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To get public content from your app into users’ search results in the Google app, start by setting up your app URLs and adding the Firebase App Indexing library.

Add Firebase and the App Indexing library

Although you don’t strictly need Firebase to get your app's public content indexed by Google, App Indexing can help you get more out of Search.

  1. If you haven't already, add Firebase to your Android project.
  2. Using the Firebase Android BoM, declare the dependency for the App Indexing Android library in your module (app-level) Gradle file (usually app/build.gradle).
    dependencies {
        // Import the BoM for the Firebase platform
        implementation platform('')
        // Declare the dependency for the App Indexing library
        // When using the BoM, you don't specify versions in Firebase library dependencies

    By using the Firebase Android BoM, your app will always use compatible versions of the Firebase Android libraries.

    (Alternative) Declare Firebase library dependencies without using the BoM

    If you choose not to use the Firebase BoM, you must specify each Firebase library version in its dependency line.

    Note that if you use multiple Firebase libraries in your app, we highly recommend using the BoM to manage library versions, which ensures that all versions are compatible.

    dependencies {
        // Declare the dependency for the App Indexing library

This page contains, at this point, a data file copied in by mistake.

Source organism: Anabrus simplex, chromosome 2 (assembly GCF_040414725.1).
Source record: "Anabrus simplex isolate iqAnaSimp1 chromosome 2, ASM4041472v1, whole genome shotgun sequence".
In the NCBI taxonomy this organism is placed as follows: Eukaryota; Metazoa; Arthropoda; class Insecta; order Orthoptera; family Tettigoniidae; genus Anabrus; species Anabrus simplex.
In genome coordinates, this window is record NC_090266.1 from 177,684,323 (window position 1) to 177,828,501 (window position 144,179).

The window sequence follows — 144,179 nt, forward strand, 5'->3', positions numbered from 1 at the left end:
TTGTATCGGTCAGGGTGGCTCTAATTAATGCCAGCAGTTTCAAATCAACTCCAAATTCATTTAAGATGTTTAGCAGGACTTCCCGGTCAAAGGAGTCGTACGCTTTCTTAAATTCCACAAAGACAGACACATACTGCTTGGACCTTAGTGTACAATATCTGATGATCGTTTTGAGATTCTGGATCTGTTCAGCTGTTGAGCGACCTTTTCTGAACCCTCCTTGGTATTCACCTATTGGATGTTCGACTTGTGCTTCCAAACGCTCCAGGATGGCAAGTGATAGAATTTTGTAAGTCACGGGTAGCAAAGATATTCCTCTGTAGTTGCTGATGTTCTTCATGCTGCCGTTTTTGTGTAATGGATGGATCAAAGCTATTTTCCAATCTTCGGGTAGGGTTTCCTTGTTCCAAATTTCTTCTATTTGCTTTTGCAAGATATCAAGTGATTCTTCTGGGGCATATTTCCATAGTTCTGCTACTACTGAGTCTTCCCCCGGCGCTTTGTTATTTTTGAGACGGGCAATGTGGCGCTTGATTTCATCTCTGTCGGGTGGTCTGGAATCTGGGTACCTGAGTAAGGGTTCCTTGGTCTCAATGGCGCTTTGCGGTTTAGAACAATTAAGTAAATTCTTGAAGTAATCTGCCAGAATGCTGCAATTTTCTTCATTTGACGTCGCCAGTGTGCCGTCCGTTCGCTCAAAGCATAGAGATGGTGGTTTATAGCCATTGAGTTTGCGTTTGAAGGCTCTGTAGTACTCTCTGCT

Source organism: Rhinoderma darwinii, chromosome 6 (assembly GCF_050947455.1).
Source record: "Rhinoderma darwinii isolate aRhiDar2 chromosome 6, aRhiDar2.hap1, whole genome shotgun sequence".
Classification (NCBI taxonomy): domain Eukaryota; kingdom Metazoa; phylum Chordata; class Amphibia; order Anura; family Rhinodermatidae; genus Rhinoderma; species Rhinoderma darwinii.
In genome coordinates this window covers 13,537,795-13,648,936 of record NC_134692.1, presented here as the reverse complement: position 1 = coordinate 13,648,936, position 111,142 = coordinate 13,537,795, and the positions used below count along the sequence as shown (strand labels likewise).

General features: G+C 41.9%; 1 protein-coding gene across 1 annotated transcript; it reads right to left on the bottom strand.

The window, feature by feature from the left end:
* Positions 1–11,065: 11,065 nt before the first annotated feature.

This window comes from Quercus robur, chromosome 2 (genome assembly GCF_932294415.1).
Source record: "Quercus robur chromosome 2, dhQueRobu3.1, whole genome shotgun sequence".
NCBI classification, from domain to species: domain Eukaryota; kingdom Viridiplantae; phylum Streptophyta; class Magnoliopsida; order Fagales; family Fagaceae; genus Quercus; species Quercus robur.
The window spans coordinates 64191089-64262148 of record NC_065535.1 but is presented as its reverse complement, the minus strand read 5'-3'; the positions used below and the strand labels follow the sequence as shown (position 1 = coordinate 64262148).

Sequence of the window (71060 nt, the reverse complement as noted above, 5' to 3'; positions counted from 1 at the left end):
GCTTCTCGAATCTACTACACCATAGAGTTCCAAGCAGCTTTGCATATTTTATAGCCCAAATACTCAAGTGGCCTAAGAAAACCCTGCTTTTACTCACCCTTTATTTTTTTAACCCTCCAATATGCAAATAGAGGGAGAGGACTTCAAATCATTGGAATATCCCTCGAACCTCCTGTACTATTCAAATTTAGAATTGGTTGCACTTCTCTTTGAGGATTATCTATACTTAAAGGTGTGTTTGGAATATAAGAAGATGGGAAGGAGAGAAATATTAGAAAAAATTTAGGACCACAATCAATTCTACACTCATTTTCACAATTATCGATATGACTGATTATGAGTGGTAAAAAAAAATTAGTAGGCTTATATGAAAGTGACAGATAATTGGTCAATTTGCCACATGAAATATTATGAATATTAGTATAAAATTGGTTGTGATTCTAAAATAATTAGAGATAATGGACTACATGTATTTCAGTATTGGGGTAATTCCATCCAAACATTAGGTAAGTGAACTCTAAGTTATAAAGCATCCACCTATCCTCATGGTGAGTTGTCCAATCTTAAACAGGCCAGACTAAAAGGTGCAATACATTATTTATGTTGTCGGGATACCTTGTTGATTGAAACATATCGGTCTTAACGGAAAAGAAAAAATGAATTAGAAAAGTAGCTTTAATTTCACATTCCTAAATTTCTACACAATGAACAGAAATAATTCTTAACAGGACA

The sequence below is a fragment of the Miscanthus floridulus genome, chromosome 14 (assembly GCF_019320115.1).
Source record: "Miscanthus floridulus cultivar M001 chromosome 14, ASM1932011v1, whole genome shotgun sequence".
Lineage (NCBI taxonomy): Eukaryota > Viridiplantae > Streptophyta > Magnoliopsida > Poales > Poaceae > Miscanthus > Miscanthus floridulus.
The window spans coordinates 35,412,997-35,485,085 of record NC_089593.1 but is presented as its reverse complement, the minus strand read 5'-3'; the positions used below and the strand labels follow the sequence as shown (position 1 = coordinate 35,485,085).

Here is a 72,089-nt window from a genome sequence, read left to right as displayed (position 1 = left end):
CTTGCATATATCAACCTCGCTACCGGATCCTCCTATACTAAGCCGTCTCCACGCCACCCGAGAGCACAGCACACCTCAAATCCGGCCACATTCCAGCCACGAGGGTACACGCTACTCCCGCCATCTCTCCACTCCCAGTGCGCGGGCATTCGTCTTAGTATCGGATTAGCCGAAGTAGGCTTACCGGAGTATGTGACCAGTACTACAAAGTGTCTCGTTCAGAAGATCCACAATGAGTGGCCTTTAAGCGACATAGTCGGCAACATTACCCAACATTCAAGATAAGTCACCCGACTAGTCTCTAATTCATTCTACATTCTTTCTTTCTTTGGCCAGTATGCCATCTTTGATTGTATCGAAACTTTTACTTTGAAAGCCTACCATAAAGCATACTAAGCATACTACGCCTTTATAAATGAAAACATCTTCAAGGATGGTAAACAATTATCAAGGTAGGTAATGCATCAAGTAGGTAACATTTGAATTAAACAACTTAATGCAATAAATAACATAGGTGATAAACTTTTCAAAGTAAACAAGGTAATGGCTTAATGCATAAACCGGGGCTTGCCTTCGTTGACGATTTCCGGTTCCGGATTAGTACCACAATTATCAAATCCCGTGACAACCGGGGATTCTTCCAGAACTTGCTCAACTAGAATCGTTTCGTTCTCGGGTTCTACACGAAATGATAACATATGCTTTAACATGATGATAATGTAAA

// When NOT using the BoM, you must specify versions in Firebase library dependencies

Structure your website and app so the URLs that point to pages on your site are the same URLs that point to views in your Android app. Google Search crawls your site for these links, then uses them to send users directly to your app.

The links in the app are the same HTTP URLs used on the website and follow a clear structure that matches page types to app view types. Follow this type of structure in your app and website.

To streamline your work, understand the number and types of links you'll need to support before you start building your app. Also make sure you create good titles and descriptions for your pages.

Once you've defined your structure and start creating screens in your app, remember that you also need back navigation. Users should return to the previous screen if they tap the back button after opening a link.

For public content included in Google Search results handle links to your app through Android App Links. Android App Links help you make sure users land in the right place when they open a link to your app. Users that don't have your app installed can also run your app without installing it through Android Instant Apps.

Android App Links include two major components:

  1. Deep links to your app content: Add intent filters to your manifest to define the HTTP URL mapping you set up in the step above, then configure your app to use data from the intents to send users to the right content. Learn more in Create Deep Links to App Content.
  2. Link verification: Configure your app to request link verification, confirming ownership of both your site and your app. Then, publish a Digital Asset Links file to your website that verifies your ownership. Learn more in Verify App Links.

The App Links Assistant in Android Studio walks you through the process outlined in the Android App Links documentation. Learn more about using the App Links Assistant.

Next: Refine Public Content Indexing